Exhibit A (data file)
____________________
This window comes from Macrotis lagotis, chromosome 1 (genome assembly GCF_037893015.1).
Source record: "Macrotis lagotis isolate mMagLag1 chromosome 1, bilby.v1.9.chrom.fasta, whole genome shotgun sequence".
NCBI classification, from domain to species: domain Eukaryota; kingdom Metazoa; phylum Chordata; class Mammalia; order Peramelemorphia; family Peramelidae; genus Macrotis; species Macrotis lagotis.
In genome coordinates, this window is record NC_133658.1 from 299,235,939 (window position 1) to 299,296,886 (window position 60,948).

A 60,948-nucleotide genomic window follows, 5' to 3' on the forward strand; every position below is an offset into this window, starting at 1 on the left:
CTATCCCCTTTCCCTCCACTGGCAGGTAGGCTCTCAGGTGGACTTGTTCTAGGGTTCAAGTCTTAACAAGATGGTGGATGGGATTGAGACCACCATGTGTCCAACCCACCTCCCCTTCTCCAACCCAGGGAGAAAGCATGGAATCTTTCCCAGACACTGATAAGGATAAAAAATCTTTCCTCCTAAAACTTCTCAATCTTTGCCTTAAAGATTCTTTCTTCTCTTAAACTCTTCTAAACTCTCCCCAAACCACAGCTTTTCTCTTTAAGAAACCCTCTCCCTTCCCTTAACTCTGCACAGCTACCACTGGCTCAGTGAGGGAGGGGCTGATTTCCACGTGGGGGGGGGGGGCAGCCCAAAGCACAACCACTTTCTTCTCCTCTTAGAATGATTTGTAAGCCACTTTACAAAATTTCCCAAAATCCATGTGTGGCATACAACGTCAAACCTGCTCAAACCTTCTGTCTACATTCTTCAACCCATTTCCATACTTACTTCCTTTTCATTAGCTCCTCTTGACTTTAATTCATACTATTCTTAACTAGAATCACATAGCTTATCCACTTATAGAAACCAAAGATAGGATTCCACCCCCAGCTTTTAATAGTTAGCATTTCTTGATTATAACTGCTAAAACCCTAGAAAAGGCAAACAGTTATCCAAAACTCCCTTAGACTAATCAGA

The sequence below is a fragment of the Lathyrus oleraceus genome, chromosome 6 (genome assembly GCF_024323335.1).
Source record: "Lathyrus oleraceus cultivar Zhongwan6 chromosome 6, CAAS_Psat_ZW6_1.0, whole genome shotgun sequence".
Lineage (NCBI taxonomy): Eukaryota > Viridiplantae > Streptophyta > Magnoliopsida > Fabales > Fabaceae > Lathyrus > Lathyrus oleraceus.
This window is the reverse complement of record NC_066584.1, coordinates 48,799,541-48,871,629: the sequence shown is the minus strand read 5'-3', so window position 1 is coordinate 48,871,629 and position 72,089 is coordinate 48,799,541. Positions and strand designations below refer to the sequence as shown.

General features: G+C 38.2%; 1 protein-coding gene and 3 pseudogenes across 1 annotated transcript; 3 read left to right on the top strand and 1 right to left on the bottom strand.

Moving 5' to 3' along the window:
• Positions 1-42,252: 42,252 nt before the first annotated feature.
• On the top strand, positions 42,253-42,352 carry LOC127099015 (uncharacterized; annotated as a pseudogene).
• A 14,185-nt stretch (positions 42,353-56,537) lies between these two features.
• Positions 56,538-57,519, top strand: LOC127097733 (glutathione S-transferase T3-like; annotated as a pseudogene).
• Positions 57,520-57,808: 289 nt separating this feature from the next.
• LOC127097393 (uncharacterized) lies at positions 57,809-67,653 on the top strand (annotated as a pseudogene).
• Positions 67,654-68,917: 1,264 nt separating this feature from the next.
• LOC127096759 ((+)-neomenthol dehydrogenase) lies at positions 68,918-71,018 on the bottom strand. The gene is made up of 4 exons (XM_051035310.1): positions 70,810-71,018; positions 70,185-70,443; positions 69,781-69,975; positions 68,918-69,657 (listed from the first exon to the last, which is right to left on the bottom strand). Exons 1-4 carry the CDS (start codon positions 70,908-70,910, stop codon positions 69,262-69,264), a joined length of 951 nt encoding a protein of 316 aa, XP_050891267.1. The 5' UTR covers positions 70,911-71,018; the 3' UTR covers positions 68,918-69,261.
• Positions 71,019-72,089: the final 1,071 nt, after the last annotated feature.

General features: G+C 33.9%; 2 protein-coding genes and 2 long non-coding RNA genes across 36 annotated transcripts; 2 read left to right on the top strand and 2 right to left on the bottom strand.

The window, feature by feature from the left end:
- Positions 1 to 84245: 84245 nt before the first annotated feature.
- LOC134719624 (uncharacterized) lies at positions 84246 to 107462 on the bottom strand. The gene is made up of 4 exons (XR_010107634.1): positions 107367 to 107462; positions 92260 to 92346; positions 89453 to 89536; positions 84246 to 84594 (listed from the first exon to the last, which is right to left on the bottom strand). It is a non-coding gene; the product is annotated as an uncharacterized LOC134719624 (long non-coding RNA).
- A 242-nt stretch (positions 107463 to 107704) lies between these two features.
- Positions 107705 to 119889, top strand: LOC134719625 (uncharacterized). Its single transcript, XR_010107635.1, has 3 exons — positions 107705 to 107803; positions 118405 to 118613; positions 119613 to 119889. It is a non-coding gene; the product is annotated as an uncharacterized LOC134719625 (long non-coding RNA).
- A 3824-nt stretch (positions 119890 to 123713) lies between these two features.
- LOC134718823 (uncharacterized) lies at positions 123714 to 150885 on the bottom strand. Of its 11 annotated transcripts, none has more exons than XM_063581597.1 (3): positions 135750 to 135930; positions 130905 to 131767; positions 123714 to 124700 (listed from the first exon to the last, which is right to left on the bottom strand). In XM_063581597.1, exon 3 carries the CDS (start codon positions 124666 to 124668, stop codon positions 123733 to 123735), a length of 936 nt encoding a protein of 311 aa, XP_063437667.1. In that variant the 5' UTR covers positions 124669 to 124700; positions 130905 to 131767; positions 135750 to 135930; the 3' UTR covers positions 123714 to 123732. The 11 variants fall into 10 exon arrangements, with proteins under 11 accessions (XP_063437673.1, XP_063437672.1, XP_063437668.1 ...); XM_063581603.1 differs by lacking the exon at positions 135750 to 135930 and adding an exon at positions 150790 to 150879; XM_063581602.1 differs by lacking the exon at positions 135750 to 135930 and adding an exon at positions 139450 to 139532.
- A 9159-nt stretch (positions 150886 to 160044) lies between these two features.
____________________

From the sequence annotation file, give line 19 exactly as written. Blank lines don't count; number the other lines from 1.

• Positions 67,654-68,917: 1,264 nt separating this feature from the next.